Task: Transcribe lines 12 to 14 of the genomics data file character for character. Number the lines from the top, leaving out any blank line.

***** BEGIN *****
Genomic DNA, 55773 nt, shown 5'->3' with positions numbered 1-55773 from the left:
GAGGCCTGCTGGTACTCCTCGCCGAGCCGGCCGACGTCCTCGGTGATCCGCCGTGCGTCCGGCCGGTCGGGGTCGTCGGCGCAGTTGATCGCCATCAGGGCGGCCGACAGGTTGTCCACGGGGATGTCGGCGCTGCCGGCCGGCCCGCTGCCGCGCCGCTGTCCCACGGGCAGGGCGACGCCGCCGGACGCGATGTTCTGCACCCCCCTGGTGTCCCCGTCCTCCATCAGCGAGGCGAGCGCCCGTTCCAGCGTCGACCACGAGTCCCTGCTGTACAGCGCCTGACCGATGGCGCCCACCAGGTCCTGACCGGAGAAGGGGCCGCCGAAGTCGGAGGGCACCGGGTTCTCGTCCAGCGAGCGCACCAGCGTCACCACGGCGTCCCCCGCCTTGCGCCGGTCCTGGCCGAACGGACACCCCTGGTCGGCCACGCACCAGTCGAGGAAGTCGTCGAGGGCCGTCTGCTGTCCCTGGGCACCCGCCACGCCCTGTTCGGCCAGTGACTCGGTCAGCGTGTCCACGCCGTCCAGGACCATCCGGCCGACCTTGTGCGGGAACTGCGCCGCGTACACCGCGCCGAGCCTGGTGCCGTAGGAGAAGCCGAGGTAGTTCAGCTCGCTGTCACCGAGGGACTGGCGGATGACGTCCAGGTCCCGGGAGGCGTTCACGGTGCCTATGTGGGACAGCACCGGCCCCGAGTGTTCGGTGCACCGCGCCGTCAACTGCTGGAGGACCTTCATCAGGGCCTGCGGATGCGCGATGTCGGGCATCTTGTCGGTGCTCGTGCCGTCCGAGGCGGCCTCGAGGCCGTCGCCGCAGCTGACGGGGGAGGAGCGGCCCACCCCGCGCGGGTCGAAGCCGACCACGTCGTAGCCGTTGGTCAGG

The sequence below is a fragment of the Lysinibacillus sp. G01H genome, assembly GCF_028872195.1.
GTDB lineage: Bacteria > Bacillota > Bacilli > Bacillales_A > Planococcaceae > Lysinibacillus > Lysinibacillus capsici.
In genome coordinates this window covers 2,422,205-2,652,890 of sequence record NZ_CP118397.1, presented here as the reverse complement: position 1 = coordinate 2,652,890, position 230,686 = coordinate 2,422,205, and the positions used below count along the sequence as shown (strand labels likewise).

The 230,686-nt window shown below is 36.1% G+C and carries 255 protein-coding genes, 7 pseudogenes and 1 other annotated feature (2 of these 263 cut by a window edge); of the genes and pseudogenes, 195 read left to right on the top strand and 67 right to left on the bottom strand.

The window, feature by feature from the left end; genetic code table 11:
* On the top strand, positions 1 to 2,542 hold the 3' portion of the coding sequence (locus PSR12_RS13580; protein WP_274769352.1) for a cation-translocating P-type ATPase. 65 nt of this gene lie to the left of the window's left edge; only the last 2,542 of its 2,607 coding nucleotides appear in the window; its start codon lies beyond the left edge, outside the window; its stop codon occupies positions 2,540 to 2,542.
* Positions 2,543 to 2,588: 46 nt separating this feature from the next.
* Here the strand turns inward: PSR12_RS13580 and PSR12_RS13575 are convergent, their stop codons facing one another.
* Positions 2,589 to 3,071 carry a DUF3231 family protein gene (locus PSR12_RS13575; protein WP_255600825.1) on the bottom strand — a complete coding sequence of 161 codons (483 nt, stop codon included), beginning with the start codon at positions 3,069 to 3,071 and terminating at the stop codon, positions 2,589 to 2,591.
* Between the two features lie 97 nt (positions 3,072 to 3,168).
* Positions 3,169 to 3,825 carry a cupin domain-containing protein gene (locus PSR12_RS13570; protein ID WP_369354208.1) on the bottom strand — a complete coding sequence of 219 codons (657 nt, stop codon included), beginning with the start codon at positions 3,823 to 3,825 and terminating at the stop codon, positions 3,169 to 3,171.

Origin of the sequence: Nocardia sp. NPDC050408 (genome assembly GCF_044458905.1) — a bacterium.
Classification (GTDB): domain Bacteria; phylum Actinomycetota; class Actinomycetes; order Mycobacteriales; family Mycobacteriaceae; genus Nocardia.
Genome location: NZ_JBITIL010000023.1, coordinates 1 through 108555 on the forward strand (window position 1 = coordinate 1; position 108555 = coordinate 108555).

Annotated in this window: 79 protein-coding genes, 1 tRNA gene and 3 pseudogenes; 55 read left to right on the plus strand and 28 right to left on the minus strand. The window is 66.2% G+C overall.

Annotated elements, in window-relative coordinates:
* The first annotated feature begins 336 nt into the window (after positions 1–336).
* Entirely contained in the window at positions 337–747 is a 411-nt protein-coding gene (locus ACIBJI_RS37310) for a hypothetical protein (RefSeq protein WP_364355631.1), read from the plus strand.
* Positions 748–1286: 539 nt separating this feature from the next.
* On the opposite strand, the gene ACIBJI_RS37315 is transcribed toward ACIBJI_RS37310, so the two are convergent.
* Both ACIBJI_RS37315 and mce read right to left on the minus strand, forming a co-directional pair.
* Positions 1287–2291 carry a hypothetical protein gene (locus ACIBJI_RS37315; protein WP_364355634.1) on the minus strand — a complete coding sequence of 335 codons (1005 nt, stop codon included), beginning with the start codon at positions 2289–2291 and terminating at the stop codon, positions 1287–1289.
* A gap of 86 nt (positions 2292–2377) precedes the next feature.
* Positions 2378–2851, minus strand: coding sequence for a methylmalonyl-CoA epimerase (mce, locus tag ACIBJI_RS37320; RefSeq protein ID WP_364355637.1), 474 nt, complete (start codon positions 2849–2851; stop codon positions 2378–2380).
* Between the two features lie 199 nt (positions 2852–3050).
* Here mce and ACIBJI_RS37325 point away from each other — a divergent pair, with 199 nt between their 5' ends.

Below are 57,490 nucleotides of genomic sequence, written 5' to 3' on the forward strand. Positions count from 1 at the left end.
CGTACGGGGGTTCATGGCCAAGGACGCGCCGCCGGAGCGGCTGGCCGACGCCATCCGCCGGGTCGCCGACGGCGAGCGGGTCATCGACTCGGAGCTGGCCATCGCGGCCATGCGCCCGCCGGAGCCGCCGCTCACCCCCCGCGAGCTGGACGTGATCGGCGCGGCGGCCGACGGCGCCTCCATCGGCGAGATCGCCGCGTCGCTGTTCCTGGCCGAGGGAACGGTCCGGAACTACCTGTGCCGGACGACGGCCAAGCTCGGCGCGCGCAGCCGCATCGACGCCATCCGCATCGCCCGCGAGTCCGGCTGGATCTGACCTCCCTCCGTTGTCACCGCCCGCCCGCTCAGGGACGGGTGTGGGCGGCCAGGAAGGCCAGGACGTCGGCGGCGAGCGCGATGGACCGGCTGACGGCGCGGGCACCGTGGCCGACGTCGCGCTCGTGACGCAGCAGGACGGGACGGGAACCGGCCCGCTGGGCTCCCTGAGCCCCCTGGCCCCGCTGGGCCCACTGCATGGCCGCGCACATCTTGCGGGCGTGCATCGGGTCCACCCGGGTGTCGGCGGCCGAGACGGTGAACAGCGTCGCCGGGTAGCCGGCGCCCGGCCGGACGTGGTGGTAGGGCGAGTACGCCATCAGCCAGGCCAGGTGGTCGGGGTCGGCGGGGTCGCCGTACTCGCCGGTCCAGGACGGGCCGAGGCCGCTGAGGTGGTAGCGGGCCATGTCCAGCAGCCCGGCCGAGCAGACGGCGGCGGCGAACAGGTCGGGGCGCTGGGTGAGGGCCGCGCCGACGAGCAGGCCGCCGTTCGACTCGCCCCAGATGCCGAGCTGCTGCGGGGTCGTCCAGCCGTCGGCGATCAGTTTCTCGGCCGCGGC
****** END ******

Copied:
* Between the two features lie 97 nt (positions 3,072 to 3,168).
* Positions 3,169 to 3,825 carry a cupin domain-containing protein gene (locus PSR12_RS13570; protein ID WP_369354208.1) on the bottom strand — a complete coding sequence of 219 codons (657 nt, stop codon included), beginning with the start codon at positions 3,823 to 3,825 and terminating at the stop codon, positions 3,169 to 3,171.

Origin of the sequence: Nocardia sp. NPDC050408 (genome assembly GCF_044458905.1) — a bacterium.